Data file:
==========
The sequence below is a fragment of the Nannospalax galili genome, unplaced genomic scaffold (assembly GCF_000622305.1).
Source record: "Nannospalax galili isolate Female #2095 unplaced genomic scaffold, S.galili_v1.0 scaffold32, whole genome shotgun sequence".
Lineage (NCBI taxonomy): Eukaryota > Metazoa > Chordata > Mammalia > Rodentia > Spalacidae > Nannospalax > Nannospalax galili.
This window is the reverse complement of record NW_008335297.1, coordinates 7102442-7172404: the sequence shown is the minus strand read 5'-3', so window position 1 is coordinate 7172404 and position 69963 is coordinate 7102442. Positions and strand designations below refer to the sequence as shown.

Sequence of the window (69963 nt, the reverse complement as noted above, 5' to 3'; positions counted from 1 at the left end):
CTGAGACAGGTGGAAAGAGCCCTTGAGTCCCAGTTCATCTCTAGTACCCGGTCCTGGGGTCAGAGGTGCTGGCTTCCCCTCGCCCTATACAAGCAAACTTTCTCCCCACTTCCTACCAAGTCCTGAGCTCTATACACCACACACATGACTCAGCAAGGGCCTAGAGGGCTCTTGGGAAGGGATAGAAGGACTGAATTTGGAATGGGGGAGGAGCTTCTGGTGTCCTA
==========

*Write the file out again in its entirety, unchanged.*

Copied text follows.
The sequence below is a fragment of the Nannospalax galili genome, unplaced genomic scaffold (assembly GCF_000622305.1).
Source record: "Nannospalax galili isolate Female #2095 unplaced genomic scaffold, S.galili_v1.0 scaffold32, whole genome shotgun sequence".
Lineage (NCBI taxonomy): Eukaryota > Metazoa > Chordata > Mammalia > Rodentia > Spalacidae > Nannospalax > Nannospalax galili.
This window is the reverse complement of record NW_008335297.1, coordinates 7102442-7172404: the sequence shown is the minus strand read 5'-3', so window position 1 is coordinate 7172404 and position 69963 is coordinate 7102442. Positions and strand designations below refer to the sequence as shown.

Sequence of the window (69963 nt, the reverse complement as noted above, 5' to 3'; positions counted from 1 at the left end):
CTGAGACAGGTGGAAAGAGCCCTTGAGTCCCAGTTCATCTCTAGTACCCGGTCCTGGGGTCAGAGGTGCTGGCTTCCCCTCGCCCTATACAAGCAAACTTTCTCCCCACTTCCTACCAAGTCCTGAGCTCTATACACCACACACATGACTCAGCAAGGGCCTAGAGGGCTCTTGGGAAGGGATAGAAGGACTGAATTTGGAATGGGGGAGGAGCTTCTGGTGTCCTA